Low CD4 Count, Suboptimal HIV Treatment Linked to Higher Anal Cancer Risk

Published: January 21, 2015

HIV and Hepatitis
Liz Highleyman
Original Article:  bit.ly/1CLwcZn

People with HIV who experienced extensive immune deficiency or who used early antiretroviral drugs before the advent of combination highly-active antiretroviral therapy (HAART) in the mid-90s may be at greater risk for developing anal cancer, according to a retrospective analysis published in the January 28 edition of AIDS.

People living with HIV have a high prevalence of human papillomavirus (HPV) infection, which can cause abnormal cell changes (dysplasia or neoplasia) that can progress to anal, cervical, and other genital cancers.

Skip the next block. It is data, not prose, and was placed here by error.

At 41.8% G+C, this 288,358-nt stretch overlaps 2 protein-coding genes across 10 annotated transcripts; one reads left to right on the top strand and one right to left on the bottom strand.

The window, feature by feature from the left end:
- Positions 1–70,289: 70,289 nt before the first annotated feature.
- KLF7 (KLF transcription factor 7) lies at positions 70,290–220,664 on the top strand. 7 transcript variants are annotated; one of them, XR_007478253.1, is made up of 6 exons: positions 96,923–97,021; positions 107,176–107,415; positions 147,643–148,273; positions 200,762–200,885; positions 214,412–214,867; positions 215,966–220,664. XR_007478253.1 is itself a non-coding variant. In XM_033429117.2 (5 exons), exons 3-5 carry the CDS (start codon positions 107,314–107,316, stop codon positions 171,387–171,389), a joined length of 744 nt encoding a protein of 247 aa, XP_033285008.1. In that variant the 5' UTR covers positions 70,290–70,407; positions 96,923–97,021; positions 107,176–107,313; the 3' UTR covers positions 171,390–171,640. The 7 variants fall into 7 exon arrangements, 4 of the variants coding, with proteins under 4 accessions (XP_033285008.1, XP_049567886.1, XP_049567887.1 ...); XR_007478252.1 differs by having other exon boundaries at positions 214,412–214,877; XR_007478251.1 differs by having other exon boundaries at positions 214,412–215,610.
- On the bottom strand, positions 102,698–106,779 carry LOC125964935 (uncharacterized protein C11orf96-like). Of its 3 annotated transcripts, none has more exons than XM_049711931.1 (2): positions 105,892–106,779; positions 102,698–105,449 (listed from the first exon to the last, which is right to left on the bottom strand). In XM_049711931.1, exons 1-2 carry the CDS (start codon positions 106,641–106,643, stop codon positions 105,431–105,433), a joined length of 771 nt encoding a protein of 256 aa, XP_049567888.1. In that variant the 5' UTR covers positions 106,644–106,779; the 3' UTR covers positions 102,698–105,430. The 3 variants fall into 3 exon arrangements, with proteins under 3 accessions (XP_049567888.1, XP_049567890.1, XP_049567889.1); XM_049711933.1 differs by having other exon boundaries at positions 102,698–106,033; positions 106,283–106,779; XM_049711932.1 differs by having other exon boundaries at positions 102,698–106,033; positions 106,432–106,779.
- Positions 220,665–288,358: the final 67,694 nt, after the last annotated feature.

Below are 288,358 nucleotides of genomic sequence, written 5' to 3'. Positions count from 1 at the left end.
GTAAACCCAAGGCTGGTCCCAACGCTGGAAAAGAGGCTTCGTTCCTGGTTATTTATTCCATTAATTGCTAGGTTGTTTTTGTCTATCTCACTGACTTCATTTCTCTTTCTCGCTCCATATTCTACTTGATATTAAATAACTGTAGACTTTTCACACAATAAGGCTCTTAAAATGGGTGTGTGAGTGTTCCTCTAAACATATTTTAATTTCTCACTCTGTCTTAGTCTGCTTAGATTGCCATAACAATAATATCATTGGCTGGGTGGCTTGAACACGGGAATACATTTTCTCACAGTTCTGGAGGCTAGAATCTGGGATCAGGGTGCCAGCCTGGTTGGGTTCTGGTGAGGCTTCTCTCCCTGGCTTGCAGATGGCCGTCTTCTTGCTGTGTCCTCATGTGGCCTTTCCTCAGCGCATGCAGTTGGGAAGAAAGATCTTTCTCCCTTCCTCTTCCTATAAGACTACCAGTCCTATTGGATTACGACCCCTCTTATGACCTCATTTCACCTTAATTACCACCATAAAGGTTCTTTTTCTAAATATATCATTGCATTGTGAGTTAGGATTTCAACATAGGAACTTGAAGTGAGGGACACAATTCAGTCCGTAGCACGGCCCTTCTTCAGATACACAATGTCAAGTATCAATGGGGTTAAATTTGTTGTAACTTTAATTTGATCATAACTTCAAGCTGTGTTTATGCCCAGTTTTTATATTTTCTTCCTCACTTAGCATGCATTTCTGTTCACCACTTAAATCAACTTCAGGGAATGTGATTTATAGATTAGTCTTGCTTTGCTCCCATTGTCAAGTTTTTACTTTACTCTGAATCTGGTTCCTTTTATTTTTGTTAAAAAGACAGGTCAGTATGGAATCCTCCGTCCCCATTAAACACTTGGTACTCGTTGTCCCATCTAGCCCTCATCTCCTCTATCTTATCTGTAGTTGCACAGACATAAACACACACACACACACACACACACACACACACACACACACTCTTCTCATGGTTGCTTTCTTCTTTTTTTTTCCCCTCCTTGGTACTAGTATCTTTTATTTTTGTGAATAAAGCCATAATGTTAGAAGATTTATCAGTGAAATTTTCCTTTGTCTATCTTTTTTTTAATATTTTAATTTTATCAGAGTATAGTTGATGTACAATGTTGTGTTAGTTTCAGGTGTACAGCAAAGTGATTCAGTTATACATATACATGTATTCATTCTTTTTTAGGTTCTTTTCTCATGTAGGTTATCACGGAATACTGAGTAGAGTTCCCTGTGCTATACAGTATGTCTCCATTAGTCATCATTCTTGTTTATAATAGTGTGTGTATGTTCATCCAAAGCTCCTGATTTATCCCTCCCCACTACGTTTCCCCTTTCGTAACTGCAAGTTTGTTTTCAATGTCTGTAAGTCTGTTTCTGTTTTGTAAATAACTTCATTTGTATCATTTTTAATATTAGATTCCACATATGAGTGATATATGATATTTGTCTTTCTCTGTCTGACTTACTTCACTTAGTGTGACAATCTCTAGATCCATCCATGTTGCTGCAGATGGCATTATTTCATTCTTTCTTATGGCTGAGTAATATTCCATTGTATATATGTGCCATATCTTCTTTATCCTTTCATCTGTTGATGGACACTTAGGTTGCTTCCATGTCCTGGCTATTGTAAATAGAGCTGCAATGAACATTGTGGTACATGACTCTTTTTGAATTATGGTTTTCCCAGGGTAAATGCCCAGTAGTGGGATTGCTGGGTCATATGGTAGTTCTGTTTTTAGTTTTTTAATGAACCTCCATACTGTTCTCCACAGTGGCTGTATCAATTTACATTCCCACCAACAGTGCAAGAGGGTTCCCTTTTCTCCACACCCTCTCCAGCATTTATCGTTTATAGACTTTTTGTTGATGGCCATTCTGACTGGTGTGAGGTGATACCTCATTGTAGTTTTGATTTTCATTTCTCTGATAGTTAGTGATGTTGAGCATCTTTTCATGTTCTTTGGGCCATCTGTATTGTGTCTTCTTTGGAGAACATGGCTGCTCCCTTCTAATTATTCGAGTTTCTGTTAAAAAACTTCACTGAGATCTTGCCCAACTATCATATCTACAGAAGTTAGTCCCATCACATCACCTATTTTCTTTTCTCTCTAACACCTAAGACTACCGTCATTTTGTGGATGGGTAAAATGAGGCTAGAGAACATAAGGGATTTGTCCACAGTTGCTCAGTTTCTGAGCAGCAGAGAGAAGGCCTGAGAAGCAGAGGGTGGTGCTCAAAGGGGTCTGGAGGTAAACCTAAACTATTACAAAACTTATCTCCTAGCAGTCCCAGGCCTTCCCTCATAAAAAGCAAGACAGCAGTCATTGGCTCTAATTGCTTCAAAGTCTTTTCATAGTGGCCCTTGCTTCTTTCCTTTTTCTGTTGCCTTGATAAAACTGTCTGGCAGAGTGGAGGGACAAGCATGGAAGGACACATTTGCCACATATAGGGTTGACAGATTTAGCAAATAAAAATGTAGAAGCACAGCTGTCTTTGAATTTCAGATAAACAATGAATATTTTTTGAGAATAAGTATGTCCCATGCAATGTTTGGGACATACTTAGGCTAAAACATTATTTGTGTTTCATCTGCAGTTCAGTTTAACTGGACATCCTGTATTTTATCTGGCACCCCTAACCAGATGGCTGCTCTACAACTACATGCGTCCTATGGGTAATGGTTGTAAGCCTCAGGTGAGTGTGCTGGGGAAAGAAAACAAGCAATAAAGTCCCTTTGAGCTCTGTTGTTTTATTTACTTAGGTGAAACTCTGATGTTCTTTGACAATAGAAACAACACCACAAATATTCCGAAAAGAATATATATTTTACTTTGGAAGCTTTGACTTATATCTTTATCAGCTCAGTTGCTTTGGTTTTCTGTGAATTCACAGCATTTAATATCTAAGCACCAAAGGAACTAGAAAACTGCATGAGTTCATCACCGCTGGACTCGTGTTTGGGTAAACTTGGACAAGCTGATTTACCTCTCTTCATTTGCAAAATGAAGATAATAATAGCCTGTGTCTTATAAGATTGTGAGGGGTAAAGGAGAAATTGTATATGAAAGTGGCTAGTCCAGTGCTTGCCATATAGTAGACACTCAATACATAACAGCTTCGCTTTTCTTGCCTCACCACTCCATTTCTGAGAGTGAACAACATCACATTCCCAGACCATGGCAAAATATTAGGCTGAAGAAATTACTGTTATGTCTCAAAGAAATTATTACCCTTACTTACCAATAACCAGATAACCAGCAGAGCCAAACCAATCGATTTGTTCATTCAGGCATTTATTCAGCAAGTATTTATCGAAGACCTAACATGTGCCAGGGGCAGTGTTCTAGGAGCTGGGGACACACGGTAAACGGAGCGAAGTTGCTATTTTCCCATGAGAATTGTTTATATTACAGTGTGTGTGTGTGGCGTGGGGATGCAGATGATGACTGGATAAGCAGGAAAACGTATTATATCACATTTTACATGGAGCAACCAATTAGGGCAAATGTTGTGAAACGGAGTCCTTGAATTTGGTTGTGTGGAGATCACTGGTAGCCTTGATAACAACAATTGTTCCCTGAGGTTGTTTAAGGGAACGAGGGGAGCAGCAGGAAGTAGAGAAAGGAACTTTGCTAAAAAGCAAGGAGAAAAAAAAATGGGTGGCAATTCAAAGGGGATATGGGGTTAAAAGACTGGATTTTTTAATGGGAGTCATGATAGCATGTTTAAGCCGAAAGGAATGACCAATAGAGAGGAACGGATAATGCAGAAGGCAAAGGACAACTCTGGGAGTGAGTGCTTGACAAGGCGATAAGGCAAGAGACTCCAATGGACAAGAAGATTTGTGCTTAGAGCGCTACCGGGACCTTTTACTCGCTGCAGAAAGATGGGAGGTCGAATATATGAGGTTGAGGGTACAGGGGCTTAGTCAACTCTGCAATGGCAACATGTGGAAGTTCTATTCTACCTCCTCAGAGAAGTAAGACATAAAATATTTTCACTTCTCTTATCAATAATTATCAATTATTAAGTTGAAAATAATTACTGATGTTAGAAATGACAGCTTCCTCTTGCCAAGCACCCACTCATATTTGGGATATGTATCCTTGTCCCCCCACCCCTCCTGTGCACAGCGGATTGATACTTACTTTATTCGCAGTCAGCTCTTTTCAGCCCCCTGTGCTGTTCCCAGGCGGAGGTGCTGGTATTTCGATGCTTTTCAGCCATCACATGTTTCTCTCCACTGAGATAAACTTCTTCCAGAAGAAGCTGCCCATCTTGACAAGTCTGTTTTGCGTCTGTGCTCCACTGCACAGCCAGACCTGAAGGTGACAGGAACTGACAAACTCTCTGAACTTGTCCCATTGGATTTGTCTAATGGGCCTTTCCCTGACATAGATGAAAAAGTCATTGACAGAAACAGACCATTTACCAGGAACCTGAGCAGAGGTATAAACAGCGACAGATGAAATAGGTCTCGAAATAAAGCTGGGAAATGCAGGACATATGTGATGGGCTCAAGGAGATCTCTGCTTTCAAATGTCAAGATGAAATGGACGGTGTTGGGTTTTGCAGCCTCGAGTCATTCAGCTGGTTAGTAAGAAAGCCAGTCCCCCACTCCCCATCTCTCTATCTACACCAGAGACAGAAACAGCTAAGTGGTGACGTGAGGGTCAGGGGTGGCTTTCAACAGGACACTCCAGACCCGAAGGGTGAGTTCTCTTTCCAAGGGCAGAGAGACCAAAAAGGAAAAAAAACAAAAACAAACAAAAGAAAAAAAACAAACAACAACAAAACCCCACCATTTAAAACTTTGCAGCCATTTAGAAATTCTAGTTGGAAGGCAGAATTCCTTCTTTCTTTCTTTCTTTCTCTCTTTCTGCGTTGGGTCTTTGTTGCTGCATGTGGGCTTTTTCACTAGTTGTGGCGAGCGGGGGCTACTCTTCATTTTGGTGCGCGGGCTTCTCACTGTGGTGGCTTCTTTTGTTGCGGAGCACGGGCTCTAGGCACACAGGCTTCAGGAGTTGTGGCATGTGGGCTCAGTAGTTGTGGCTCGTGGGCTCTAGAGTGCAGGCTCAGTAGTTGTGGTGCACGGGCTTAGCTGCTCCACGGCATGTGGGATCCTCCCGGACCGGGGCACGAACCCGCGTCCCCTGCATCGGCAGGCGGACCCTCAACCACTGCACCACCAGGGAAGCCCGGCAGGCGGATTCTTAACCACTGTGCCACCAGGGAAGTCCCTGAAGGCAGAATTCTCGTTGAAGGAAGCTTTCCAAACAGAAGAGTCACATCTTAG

Antiretroviral therapy (ART) does not prevent anal intraepithelial neoplasia. In fact, several observational studies have seen rising rates of anal neoplasia and cancer among men who have sex with men (MSM) since the arrival of effective combination ART, as HIV positive people live longer. It remains unclear whether extent of immune deficiency predicts anal neoplasia or cancer, as study findings are inconsistent.

Full text of article available at link below:  bit.ly/1CLwcZn

 

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